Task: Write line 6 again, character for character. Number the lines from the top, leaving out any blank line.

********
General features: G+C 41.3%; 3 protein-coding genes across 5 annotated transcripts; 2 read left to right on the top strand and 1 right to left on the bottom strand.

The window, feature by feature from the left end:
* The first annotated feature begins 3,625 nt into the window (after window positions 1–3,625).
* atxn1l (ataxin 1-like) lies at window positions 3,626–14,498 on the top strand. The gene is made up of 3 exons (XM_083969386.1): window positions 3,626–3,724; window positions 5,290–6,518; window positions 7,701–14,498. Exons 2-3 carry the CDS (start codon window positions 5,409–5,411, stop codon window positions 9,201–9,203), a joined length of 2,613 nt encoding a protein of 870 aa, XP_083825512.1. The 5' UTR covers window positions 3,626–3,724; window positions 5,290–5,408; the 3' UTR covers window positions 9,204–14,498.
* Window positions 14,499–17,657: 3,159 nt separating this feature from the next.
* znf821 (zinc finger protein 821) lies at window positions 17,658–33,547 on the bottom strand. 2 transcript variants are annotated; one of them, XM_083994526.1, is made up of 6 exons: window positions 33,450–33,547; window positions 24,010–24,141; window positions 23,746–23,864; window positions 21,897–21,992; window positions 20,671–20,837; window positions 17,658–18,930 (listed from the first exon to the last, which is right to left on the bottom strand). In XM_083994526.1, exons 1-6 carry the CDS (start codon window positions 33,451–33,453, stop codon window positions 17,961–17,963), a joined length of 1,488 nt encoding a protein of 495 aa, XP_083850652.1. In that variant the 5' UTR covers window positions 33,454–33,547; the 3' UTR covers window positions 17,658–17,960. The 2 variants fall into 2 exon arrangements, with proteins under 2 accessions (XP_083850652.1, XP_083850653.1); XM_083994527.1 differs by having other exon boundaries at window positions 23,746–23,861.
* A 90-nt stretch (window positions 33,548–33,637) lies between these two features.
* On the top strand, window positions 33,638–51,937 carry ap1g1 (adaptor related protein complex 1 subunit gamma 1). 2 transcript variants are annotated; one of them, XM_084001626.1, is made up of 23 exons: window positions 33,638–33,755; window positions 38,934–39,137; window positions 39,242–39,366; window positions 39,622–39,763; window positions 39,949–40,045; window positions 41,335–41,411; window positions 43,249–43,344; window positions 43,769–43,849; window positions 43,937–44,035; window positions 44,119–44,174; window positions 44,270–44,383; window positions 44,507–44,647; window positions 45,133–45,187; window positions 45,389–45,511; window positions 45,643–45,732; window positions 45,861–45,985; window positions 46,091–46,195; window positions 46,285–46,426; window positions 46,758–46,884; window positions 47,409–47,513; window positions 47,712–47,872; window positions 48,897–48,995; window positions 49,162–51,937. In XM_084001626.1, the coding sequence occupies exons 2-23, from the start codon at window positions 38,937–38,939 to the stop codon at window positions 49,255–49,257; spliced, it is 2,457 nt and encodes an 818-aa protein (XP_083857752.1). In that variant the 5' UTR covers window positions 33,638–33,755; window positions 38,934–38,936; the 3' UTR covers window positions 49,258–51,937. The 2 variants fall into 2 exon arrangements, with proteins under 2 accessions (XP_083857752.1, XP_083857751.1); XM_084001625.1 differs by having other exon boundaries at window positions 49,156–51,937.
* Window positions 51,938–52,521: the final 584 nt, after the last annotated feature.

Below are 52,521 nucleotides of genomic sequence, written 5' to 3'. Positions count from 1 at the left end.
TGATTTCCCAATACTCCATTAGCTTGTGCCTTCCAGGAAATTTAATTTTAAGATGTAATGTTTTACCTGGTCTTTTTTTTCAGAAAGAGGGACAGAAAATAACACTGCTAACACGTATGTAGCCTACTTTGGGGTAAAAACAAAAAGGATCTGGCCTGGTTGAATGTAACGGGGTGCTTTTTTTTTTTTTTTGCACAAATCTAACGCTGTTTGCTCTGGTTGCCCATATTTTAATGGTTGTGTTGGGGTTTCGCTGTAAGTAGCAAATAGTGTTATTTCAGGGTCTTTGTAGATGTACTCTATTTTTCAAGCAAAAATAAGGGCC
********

* znf821 (zinc finger protein 821) lies at window positions 17,658–33,547 on the bottom strand. 2 transcript variants are annotated; one of them, XM_083994526.1, is made up of 6 exons: window positions 33,450–33,547; window positions 24,010–24,141; window positions 23,746–23,864; window positions 21,897–21,992; window positions 20,671–20,837; window positions 17,658–18,930 (listed from the first exon to the last, which is right to left on the bottom strand). In XM_083994526.1, exons 1-6 carry the CDS (start codon window positions 33,451–33,453, stop codon window positions 17,961–17,963), a joined length of 1,488 nt encoding a protein of 495 aa, XP_083850652.1. In that variant the 5' UTR covers window positions 33,454–33,547; the 3' UTR covers window positions 17,658–17,960. The 2 variants fall into 2 exon arrangements, with proteins under 2 accessions (XP_083850652.1, XP_083850653.1); XM_083994527.1 differs by having other exon boundaries at window positions 23,746–23,861.